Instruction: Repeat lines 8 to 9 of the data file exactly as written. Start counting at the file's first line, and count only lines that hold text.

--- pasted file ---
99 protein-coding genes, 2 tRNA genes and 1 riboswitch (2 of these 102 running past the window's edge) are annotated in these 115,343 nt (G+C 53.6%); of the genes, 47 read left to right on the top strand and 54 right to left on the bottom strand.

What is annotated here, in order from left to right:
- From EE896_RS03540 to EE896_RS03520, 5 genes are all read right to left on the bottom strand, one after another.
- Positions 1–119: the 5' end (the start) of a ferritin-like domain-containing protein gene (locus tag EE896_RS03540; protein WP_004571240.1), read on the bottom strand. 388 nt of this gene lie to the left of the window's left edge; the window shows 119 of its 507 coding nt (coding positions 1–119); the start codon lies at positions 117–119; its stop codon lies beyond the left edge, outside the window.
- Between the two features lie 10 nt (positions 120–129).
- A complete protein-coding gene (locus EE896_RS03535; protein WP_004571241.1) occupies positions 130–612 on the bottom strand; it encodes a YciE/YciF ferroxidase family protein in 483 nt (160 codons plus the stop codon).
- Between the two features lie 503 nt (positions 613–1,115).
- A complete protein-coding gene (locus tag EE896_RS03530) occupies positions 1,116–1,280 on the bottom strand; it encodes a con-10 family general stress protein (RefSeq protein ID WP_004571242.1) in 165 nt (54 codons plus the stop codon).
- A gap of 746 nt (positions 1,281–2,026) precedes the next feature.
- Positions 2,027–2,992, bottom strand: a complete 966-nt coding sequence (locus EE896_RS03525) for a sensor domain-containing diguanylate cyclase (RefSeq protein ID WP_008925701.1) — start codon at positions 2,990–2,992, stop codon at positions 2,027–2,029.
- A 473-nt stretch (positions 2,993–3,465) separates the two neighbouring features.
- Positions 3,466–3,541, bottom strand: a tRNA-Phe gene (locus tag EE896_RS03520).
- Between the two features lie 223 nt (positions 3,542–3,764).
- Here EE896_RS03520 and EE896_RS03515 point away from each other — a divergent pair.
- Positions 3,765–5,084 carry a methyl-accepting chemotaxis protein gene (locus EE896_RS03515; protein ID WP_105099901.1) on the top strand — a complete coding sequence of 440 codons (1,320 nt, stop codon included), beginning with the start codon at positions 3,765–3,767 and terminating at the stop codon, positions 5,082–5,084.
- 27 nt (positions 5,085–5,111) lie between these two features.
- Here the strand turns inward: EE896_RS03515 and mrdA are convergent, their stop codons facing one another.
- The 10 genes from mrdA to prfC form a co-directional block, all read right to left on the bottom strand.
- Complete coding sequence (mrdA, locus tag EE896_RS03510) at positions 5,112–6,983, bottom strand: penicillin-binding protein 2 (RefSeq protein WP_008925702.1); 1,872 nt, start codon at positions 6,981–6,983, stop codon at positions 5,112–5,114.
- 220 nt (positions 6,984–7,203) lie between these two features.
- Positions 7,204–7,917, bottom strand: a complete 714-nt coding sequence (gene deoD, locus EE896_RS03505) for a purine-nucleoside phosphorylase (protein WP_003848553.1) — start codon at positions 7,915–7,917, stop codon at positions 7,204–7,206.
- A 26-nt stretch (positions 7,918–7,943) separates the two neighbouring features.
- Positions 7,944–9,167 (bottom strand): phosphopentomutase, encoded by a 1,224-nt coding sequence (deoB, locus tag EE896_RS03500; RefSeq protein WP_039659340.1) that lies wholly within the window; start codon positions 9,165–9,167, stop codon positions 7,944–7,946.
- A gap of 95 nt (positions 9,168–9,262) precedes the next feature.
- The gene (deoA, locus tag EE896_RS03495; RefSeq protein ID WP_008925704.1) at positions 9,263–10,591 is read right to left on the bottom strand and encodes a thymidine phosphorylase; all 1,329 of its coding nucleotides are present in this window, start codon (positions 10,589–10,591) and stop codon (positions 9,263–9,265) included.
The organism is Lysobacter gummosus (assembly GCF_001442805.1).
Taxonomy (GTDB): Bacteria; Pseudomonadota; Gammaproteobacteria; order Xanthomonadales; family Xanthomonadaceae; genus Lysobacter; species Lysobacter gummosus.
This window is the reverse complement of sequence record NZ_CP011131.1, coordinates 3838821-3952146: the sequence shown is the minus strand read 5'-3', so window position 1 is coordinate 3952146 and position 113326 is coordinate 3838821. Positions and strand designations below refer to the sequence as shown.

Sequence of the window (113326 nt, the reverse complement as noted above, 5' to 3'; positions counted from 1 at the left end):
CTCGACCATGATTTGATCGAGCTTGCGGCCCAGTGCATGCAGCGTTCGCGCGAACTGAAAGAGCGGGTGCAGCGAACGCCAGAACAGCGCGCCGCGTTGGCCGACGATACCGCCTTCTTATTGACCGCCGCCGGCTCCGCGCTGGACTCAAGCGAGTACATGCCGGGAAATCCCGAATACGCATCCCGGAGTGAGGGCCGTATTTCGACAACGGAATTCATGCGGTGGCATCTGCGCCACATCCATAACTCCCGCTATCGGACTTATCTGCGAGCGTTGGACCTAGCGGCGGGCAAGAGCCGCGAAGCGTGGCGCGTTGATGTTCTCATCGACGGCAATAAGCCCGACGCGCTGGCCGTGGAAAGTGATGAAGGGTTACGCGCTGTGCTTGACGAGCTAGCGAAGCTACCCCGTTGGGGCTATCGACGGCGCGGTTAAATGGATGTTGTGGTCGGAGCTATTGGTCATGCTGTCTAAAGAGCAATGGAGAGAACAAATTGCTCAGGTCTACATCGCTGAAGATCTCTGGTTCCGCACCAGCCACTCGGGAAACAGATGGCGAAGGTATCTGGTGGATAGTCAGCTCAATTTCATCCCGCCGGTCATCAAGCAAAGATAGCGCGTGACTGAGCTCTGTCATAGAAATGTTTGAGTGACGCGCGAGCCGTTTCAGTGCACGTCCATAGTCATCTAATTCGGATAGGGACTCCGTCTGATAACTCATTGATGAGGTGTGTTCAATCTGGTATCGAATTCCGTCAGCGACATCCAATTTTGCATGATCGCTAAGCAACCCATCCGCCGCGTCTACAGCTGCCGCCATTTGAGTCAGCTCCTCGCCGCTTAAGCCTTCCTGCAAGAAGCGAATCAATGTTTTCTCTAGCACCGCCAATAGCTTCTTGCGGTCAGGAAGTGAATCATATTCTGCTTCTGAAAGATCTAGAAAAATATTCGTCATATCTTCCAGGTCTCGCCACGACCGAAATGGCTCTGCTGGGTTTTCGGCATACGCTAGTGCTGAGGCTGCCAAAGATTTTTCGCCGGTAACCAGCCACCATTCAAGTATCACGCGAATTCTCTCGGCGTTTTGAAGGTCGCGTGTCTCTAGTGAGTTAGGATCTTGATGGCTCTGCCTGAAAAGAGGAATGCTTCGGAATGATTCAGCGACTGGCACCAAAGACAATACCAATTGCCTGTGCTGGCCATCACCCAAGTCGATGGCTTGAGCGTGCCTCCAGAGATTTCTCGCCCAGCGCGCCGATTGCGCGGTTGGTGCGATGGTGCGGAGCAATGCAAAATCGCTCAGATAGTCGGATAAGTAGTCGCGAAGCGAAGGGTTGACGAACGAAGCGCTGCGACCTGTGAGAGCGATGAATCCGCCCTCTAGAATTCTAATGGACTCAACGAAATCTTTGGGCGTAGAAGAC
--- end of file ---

- A complete protein-coding gene (locus tag EE896_RS03530) occupies positions 1,116–1,280 on the bottom strand; it encodes a con-10 family general stress protein (RefSeq protein ID WP_004571242.1) in 165 nt (54 codons plus the stop codon).
- A gap of 746 nt (positions 1,281–2,026) precedes the next feature.